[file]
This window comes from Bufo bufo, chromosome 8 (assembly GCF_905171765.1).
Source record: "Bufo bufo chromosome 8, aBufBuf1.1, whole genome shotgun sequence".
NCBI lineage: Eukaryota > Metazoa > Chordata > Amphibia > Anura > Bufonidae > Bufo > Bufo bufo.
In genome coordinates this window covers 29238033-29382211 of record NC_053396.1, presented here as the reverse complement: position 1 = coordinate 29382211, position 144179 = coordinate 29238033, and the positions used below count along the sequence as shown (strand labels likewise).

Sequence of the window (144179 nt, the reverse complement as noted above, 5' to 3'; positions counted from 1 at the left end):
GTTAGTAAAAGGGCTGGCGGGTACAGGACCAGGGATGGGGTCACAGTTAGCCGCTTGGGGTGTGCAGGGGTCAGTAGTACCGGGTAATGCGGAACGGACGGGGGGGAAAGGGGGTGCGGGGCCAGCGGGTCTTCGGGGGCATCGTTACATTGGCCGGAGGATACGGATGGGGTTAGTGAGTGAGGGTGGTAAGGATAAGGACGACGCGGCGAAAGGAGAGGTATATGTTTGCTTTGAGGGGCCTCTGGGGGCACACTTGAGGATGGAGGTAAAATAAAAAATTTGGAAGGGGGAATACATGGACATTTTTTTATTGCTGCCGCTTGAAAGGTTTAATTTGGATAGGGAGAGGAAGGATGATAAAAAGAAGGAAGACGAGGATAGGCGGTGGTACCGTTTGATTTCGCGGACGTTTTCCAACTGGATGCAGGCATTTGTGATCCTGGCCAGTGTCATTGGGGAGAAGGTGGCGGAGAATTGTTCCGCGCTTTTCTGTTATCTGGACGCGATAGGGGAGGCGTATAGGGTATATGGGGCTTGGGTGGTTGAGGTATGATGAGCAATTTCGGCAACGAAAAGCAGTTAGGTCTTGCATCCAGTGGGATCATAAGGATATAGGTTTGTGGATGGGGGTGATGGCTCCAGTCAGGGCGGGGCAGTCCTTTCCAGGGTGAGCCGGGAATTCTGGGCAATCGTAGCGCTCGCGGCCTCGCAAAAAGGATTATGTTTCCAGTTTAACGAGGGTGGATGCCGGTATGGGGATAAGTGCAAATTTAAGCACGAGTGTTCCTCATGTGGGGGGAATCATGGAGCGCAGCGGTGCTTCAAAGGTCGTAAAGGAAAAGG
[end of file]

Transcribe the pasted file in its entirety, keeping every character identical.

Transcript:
This window comes from Bufo bufo, chromosome 8 (assembly GCF_905171765.1).
Source record: "Bufo bufo chromosome 8, aBufBuf1.1, whole genome shotgun sequence".
NCBI lineage: Eukaryota > Metazoa > Chordata > Amphibia > Anura > Bufonidae > Bufo > Bufo bufo.
In genome coordinates this window covers 29238033-29382211 of record NC_053396.1, presented here as the reverse complement: position 1 = coordinate 29382211, position 144179 = coordinate 29238033, and the positions used below count along the sequence as shown (strand labels likewise).

Sequence of the window (144179 nt, the reverse complement as noted above, 5' to 3'; positions counted from 1 at the left end):
GTTAGTAAAAGGGCTGGCGGGTACAGGACCAGGGATGGGGTCACAGTTAGCCGCTTGGGGTGTGCAGGGGTCAGTAGTACCGGGTAATGCGGAACGGACGGGGGGGAAAGGGGGTGCGGGGCCAGCGGGTCTTCGGGGGCATCGTTACATTGGCCGGAGGATACGGATGGGGTTAGTGAGTGAGGGTGGTAAGGATAAGGACGACGCGGCGAAAGGAGAGGTATATGTTTGCTTTGAGGGGCCTCTGGGGGCACACTTGAGGATGGAGGTAAAATAAAAAATTTGGAAGGGGGAATACATGGACATTTTTTTATTGCTGCCGCTTGAAAGGTTTAATTTGGATAGGGAGAGGAAGGATGATAAAAAGAAGGAAGACGAGGATAGGCGGTGGTACCGTTTGATTTCGCGGACGTTTTCCAACTGGATGCAGGCATTTGTGATCCTGGCCAGTGTCATTGGGGAGAAGGTGGCGGAGAATTGTTCCGCGCTTTTCTGTTATCTGGACGCGATAGGGGAGGCGTATAGGGTATATGGGGCTTGGGTGGTTGAGGTATGATGAGCAATTTCGGCAACGAAAAGCAGTTAGGTCTTGCATCCAGTGGGATCATAAGGATATAGGTTTGTGGATGGGGGTGATGGCTCCAGTCAGGGCGGGGCAGTCCTTTCCAGGGTGAGCCGGGAATTCTGGGCAATCGTAGCGCTCGCGGCCTCGCAAAAAGGATTATGTTTCCAGTTTAACGAGGGTGGATGCCGGTATGGGGATAAGTGCAAATTTAAGCACGAGTGTTCCTCATGTGGGGGGAATCATGGAGCGCAGCGGTGCTTCAAAGGTCGTAAAGGAAAAGG